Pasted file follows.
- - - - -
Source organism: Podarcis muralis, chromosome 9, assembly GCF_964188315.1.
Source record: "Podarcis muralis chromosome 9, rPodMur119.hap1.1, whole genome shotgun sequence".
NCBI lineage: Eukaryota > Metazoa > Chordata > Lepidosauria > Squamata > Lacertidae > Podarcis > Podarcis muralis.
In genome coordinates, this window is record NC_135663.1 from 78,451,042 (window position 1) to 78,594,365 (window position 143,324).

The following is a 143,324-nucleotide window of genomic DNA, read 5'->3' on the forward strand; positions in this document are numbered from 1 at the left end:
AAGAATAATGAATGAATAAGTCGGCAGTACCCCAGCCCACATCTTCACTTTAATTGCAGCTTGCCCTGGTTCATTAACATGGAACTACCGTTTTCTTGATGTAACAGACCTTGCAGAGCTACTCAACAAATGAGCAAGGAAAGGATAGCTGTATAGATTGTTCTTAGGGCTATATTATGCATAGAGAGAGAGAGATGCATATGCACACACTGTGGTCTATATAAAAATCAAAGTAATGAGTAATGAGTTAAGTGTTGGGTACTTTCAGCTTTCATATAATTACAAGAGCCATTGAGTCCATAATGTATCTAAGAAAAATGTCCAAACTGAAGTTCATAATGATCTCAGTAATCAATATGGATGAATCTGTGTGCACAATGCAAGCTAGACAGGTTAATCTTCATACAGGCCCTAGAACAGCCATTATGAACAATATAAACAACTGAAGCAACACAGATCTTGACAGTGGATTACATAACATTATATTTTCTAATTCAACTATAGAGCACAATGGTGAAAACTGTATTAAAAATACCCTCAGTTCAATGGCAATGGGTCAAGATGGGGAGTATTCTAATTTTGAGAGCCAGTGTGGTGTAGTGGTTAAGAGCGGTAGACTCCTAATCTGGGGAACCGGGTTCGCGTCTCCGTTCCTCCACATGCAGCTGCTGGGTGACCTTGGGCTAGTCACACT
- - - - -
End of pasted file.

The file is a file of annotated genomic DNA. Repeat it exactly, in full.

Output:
Source organism: Podarcis muralis, chromosome 9, assembly GCF_964188315.1.
Source record: "Podarcis muralis chromosome 9, rPodMur119.hap1.1, whole genome shotgun sequence".
NCBI lineage: Eukaryota > Metazoa > Chordata > Lepidosauria > Squamata > Lacertidae > Podarcis > Podarcis muralis.
In genome coordinates, this window is record NC_135663.1 from 78,451,042 (window position 1) to 78,594,365 (window position 143,324).

The following is a 143,324-nucleotide window of genomic DNA, read 5'->3' on the forward strand; positions in this document are numbered from 1 at the left end:
AAGAATAATGAATGAATAAGTCGGCAGTACCCCAGCCCACATCTTCACTTTAATTGCAGCTTGCCCTGGTTCATTAACATGGAACTACCGTTTTCTTGATGTAACAGACCTTGCAGAGCTACTCAACAAATGAGCAAGGAAAGGATAGCTGTATAGATTGTTCTTAGGGCTATATTATGCATAGAGAGAGAGAGATGCATATGCACACACTGTGGTCTATATAAAAATCAAAGTAATGAGTAATGAGTTAAGTGTTGGGTACTTTCAGCTTTCATATAATTACAAGAGCCATTGAGTCCATAATGTATCTAAGAAAAATGTCCAAACTGAAGTTCATAATGATCTCAGTAATCAATATGGATGAATCTGTGTGCACAATGCAAGCTAGACAGGTTAATCTTCATACAGGCCCTAGAACAGCCATTATGAACAATATAAACAACTGAAGCAACACAGATCTTGACAGTGGATTACATAACATTATATTTTCTAATTCAACTATAGAGCACAATGGTGAAAACTGTATTAAAAATACCCTCAGTTCAATGGCAATGGGTCAAGATGGGGAGTATTCTAATTTTGAGAGCCAGTGTGGTGTAGTGGTTAAGAGCGGTAGACTCCTAATCTGGGGAACCGGGTTCGCGTCTCCGTTCCTCCACATGCAGCTGCTGGGTGACCTTGGGCTAGTCACACT